We believe you — and here’s what states should do about it

We believe you — and here’s what states should do about it
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When Dr. Christine Blasey Ford testified in front of the predominantly male United States Senate Judiciary Committee, women across the country watched and listened as she spoke on a life-altering experience that far too many of us have encountered.

The news that followed has been especially triggering for sexual assault survivors. Dr. Ford’s testimony and its response has women across the country wondering at what point are we no longer speaking into the void?

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New York activists Maria Gallagher and Ana Maria Archila expressed how many feel about the apparent dismissal of Dr. Ford’s allegations when they confronted Senator Jeff Flake at a Senate elevator: “You're telling me that my assault doesn't matter, that what happened to me doesn't matter, and that you're going to let people who do these things into power. That's what you're telling me when you vote for him.”

At what point will bravely choosing to step forward — in an elevator or otherwise — be met with genuine concern and equally important action?

With continued conversations surrounding sexual harassment and gender-based discrimination, our society is struggling to grapple with a teachable moment on how ingrained this systemic abuse is across all industries. And while the conversations unfold on a national scale, efforts on the local and state level are needed now more than ever to ensure the safety and security of survivors who come forward.

Several intersecting events have the potential to impact our future if we don’t take the necessary actions. The Violence Against Women Act was on the verge of expiring on September 30 had it not been for an extension through December. October is recognized as Domestic Violence Awareness Month. This month, we are also reminded of the power of women’s voices with the one year anniversary of the #MeToo movement.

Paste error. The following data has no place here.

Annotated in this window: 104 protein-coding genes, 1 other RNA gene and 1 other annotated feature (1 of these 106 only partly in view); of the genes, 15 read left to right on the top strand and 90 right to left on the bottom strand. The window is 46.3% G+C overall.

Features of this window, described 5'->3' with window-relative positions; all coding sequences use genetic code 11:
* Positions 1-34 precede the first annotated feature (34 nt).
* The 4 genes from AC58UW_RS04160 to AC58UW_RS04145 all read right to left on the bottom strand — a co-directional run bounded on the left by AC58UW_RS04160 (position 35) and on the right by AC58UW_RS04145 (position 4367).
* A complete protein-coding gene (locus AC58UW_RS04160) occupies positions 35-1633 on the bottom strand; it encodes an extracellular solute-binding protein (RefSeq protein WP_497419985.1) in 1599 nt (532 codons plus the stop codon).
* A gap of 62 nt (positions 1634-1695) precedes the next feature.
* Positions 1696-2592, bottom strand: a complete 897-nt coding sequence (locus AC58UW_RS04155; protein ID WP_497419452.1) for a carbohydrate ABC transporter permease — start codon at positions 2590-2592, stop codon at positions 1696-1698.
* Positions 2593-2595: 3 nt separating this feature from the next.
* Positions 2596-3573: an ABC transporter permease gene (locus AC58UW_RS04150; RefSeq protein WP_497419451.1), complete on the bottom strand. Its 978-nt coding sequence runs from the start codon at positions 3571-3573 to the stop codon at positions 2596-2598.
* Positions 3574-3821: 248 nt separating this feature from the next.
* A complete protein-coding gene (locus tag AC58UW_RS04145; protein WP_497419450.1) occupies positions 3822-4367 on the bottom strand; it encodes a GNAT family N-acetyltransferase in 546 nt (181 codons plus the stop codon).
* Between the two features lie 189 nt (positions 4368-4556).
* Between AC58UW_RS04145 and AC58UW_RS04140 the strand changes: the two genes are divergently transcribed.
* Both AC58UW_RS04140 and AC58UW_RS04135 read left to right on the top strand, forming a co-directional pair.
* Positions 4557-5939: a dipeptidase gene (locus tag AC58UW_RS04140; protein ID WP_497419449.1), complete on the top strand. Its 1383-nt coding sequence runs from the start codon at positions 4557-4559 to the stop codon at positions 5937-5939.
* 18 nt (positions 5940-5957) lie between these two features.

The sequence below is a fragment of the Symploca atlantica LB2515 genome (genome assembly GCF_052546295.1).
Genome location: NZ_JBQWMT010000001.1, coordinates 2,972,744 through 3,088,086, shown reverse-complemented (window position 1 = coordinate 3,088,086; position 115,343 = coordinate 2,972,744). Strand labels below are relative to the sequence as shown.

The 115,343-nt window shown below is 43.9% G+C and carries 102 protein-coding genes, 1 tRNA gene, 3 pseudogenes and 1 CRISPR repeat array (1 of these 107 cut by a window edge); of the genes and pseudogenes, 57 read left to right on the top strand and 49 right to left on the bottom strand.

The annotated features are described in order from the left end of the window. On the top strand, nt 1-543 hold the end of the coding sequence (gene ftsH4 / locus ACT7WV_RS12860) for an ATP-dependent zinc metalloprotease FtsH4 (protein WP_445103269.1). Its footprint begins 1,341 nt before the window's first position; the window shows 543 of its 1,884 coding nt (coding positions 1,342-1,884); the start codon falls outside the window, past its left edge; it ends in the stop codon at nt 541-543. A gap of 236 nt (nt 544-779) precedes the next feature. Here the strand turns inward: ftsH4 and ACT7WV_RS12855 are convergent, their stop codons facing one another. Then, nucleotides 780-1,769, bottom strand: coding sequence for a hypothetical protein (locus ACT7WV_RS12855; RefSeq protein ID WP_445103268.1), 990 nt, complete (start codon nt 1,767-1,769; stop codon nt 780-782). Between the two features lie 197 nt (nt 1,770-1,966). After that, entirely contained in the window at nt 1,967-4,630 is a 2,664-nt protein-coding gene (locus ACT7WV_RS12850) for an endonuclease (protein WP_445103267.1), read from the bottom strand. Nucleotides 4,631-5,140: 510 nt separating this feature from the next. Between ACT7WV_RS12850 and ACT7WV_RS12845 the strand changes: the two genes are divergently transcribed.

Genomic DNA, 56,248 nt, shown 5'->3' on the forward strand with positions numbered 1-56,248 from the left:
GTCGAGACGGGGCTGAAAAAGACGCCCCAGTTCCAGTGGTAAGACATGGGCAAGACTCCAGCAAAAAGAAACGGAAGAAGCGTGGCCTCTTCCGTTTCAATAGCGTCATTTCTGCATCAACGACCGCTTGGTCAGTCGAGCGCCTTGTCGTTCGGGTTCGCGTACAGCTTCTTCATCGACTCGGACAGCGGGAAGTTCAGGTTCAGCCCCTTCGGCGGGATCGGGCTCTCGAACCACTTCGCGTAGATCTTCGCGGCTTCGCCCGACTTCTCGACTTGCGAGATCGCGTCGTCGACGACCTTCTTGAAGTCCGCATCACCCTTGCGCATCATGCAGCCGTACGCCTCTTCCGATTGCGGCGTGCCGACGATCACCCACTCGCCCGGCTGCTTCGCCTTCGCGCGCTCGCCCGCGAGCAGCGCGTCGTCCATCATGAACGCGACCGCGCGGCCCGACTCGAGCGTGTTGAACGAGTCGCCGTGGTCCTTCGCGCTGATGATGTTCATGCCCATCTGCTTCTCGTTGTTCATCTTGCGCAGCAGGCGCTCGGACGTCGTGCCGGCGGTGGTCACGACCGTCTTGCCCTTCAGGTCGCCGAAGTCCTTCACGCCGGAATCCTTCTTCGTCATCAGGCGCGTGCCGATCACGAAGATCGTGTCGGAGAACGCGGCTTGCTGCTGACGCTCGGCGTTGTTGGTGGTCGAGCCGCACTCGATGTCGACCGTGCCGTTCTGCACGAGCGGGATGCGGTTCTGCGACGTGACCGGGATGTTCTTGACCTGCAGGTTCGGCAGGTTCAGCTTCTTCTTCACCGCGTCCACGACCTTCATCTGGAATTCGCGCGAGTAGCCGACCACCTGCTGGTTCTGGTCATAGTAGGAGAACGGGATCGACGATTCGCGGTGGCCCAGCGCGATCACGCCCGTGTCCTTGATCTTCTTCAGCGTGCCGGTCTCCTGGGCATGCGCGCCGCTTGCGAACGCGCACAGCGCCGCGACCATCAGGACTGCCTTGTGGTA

If anything, these past few weeks have confirmed that the time to act was yesterday. Every day that goes by without measures to protect survivors and address sexual harassment and gender-based violence and discrimination is a day too many.

Too many women have these stories — it’s time to change the narrative.

The gaps in legal protection are extensive but we need to start somewhere. We do not need to wait for Congress.

In New York, we passed legislation to strengthen protections and increase the availability of resources through measures that would prohibit the disclosure of immigration status in cases of domestic violence, assist law enforcement with the removal of firearms from the scene of a domestic violence incident, and ensure that survivors can more easily remove themselves from contracts and commitments that dangerously tie them to their abusers.

The unbalanced workforce dynamic impacts everyone from models in the fashion industry to low wage workers in restaurants and retail. State legislatures can and should do more. In California, legislators passed a law to ban non-disclosure agreements in sexual harassment settlements — a move that sheds light on how often survivors are silenced. Lawmakers have instituted sexual harassment protections for private-sector employees in Arizona, Maryland, and Vermont. New Jersey and Minnesota have introduced their own versions.

None of these measures are sufficient on their own. Even if we succeeded in codifying all of these protections into law, there will still be more to act on, more loopholes to address, and revisions to make. But each piece of legislation passed ensures protections for survivors and every state that enacts such measures brings us closer to filling in the gaps. Every person who faces sexual harassment and gender-based violence and discrimination deserves every bit of support we can provide.

It’s one thing to tell survivors that we hear and believe them — now let’s show them with the necessary legislation and action.

Nily Rozic is a New York State Assemblywoman representing parts of Queens; in 2012, she was the youngest woman ever elected to the state legislature. She is a longtime Democratic organizer, analyst, and Lindsay Fellow at the City University of New York's Institute for State and Local Governance. Her work has been published in The New York Times, the NY Daily News, El Diario, and other outlets. You can follow her on Twitter @nily.